Aloe vera, oatmeal, and shea butter – these are some of the ingredients you ought to look for if you skin breaks out easily. The more sensitive your skin is, the less fragranced your skincare products should be.
Many skincare experts recommend looking for formulas that are both hypoallergenic and free of potential irritants, including parfum and alcohol. Also, scanning product packaging for keywords and key phrases like “soothing”, “calming”, “redness-reducing”, “anti-redness”, and “for sensitive skin” is an easy way to single out the most suitable skincare products for people with reactive skin types.
#2: Don’t buy into the hype
We’ve all been there: a friend or a colleague can’t stop talking about their new favourite makeup remover, body wash, or moisturiser, advising us to give it a try. No, no, no. Don’t do it. At least not until you learn more about it.
Buying a skincare product just because it’s popular and/or has many positive reviews can turn out to be a huge mistake, one that can lead to serious adverse reactions. Which is precisely why you need to check the ingredients list. Always. Speaking of which…
#3: Don’t ignore the order of ingredients
Yes, the content of skincare products is immensely important, but in order to get the full picture, it’s crucial to pay attention to both the ingredients and their order. This is so because the first five ingredients usually account for about 80% of the product’s makeup.
Knowing that ingredients are listed in order of highest to lowest concentration can help you pick the right products for you. So, if you’re inclined to purchase a certain product because it contains ingredients that are good for your skin type, but they are listed at the end, it’s smart to not spend your money on it because chances are you won’t experience the desired benefits.
Also, don’t fear long ingredients lists. It doesn’t always mean that the product is filled with dangerous stuff. Instead, search the meaning of the ingredients you’ve never heard about before or simply consult with your dermatologist.
#4: Remember: natural doesn’t always mean better
Unfortunately, this is true. Although there are many safe and skin-friendly natural ingredients, there are also some that we should definitely avoid. For example, poison ivy is indeed a natural oil, but you definitely wouldn’t want to put it on your skin.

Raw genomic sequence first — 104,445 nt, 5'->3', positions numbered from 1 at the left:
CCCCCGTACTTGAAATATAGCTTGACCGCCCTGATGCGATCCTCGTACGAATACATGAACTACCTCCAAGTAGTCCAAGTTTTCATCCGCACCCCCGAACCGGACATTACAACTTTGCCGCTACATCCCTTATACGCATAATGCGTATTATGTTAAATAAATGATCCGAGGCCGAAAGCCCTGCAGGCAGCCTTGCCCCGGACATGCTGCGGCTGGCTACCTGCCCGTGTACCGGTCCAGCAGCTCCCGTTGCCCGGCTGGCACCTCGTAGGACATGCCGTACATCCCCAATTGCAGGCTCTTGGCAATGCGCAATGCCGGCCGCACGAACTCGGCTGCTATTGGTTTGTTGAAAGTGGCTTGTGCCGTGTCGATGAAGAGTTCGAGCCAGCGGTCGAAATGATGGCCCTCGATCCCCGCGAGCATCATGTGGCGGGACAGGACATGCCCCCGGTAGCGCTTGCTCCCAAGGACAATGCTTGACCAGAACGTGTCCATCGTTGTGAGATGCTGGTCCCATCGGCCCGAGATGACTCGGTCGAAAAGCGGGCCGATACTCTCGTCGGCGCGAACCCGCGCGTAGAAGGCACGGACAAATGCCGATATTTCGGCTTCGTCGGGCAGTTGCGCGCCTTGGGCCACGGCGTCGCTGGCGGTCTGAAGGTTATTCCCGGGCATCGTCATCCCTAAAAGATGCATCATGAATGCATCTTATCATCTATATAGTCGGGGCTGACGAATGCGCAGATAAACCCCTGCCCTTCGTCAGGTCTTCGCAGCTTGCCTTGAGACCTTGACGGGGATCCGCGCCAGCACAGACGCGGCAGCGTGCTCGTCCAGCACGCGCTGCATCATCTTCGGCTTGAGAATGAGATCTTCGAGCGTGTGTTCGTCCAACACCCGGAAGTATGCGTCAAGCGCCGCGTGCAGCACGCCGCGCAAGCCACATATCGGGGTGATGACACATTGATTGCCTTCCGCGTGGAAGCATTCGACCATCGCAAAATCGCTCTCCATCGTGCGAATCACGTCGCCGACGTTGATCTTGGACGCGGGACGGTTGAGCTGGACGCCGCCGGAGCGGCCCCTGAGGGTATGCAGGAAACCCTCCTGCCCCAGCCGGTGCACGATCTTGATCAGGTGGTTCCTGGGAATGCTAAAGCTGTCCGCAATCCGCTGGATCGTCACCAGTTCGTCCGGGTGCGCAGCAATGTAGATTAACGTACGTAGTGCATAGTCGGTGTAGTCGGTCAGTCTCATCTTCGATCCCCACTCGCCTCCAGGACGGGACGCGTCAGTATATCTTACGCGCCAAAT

There are essential oils as well. Many of them can cause allergic reactions, so it’s necessary to do some research before rubbing them on your body.
Product labels must be mentioned here as well. We’ve all seen skincare products with the term “natural” on them, but that doesn’t say much because it can refer to only a few of the ingredients the product contains.
#5: Try to avoid generally harmful ingredients
This may not always be possible or easy, but you should definitely give your best to steer clear of parfum, sulfates, parabens, and formaldehyde and formaldehyde releasers when shopping for bath and body products.
As mentioned above, fragrance can cause skin allergies and irritation. Sulfates are cleansing agents, commonly used in body washes. They are a big no-no because they strip the skin of its natural oil and often cause irritation.
Parabens, used as a chemical preservative to prevent bacterial growth, can disrupt hormone function and lead to hormonal disbalance due to their ability to mimic estrogen. People at risk of breast cancer as well as young children are strongly advised to avoid them.
Last but definitely not least, look out for formaldehyde and formaldehyde releasers. The former is a known carcinogen, whereas the latter is a number of chemicals (quanterium-15, diazolinge urea, imidazolidinge urea – to name a few) that release formaldehyde over time.